Suicide not combat was the number one cause of death for members of the U.S. military in 2012, figures provided by military officials indicate.
The officials told The Washington Post there were 349 active-duty suicides last year compared to 229 combat deaths in Afghanistan.
The figures might be slightly revised later this year after 2012 deaths have been fully investigated, they said.
The Army, the military's largest force, had 182 suicides in 2012 compared with 159 in 2011.
The Marine Corps saw its 2012 rate rise by 50 percent to 48 suicides.
The Navy recorded 60 suicides representing a 15 percent increase while the Air Force reported 59 suicides, a increase of 16 percent.
Traditionally the Navy and Air Force have had a lower suicide rate than the Marines and the Army.
"We are deeply concerned about suicide in the military, which is one of the most urgent problems facing the department," said Pentagon spokeswoman Cynthia O. Smith. "We are committed to taking care of our people, and that includes doing everything possible to prevent suicides in the military."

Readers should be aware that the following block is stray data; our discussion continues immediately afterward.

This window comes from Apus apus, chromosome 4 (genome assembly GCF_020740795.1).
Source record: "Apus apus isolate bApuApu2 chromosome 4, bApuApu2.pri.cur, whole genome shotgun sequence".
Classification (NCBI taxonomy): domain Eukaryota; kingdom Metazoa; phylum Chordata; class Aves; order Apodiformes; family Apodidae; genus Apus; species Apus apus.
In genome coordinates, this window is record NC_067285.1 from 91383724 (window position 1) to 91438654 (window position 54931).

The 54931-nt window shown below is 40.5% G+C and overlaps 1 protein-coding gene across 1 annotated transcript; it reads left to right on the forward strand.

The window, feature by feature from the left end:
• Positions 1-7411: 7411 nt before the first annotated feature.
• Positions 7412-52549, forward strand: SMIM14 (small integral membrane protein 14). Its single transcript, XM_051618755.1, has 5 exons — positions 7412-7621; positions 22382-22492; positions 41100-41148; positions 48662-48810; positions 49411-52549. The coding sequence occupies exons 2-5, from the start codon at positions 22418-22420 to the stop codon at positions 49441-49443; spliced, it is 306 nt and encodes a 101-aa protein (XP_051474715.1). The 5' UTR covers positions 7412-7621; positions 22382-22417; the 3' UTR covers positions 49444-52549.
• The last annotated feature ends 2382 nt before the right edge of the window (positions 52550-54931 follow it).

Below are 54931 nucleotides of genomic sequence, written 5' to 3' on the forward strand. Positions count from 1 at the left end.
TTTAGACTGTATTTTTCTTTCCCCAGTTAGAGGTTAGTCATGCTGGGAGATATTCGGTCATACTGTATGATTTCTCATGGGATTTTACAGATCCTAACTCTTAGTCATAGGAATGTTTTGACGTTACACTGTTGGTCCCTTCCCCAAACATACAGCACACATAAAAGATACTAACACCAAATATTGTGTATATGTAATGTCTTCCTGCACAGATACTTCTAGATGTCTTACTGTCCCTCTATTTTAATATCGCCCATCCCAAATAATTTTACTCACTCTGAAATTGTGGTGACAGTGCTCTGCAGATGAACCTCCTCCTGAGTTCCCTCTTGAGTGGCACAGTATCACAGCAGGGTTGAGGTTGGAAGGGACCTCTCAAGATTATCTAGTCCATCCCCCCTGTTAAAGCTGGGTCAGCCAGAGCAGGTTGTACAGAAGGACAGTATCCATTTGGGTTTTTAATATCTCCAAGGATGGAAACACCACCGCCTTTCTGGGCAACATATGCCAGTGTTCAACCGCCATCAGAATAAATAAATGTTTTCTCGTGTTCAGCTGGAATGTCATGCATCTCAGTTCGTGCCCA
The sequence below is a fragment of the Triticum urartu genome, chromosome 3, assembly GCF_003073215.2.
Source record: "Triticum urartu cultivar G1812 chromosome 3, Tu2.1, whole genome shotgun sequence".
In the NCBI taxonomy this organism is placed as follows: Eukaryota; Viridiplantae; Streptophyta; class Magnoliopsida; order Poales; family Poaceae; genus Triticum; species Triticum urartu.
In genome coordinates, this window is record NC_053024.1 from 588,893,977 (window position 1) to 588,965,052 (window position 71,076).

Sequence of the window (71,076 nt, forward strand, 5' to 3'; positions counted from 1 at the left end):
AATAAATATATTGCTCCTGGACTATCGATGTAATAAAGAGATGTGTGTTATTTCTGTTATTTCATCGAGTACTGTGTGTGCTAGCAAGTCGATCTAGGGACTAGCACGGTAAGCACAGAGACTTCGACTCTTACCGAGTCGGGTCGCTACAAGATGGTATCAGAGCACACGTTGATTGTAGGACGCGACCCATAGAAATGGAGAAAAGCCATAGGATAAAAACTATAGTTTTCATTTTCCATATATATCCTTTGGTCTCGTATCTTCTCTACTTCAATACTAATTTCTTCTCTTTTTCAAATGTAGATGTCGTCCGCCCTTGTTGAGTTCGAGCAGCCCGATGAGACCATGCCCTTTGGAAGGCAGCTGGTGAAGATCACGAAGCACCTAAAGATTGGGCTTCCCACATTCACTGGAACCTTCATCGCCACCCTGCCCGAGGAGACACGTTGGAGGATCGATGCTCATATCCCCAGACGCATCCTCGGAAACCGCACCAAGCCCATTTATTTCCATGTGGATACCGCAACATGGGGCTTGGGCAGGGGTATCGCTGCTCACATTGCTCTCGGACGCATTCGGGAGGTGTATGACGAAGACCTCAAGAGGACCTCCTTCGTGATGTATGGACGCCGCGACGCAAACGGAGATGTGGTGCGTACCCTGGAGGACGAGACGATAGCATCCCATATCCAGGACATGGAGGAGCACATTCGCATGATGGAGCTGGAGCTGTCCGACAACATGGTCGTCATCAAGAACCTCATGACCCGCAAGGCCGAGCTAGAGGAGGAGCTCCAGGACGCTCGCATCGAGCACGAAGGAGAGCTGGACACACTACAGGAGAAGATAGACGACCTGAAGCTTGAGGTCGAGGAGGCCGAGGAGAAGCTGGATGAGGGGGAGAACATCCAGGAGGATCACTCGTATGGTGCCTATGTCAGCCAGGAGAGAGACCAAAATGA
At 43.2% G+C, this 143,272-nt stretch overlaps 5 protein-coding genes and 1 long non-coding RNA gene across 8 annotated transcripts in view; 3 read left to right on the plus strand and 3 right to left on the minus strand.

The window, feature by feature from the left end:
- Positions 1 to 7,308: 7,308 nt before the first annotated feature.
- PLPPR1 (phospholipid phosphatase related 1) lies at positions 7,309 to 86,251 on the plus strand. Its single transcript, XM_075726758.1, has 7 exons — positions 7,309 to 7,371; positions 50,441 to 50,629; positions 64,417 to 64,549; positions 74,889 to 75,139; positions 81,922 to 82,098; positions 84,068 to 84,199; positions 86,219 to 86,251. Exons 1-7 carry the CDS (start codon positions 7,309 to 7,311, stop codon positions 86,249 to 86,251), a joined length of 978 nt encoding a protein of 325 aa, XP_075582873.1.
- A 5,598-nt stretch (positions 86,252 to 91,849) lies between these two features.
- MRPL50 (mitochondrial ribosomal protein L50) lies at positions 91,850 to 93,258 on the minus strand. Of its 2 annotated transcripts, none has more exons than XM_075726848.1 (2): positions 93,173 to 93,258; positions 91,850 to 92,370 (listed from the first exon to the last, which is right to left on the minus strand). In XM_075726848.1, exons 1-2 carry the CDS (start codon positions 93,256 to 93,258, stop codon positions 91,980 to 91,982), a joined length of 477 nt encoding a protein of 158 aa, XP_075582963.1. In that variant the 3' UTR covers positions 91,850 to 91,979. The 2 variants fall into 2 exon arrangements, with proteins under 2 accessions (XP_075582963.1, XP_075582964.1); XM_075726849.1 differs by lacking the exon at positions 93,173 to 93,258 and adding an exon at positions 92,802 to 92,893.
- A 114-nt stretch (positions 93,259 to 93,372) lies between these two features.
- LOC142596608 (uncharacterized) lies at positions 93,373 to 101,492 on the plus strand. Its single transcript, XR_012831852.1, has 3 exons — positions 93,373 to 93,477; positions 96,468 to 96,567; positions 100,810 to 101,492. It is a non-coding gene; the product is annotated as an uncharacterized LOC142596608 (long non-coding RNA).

Most Popular Stories
- Ukraine Crisis Limits Losses in Gold, Silver
- Can GOP Dodge Immigration Bullet?
- Software Writers Sought in Indiana
- Photo ID Required for Unemployment Benefits
- Chiquita, Fyffes to Form Top Banana
- Job Fair for S.C. Grads
- Tech Firms to Increase Hiring for 4th Year in a Row
- Big Earthquake Rumbles Northern California
- China's Money Rate Drops on Slowdown Concern
- '300' Sequel Conquers Box Office Foes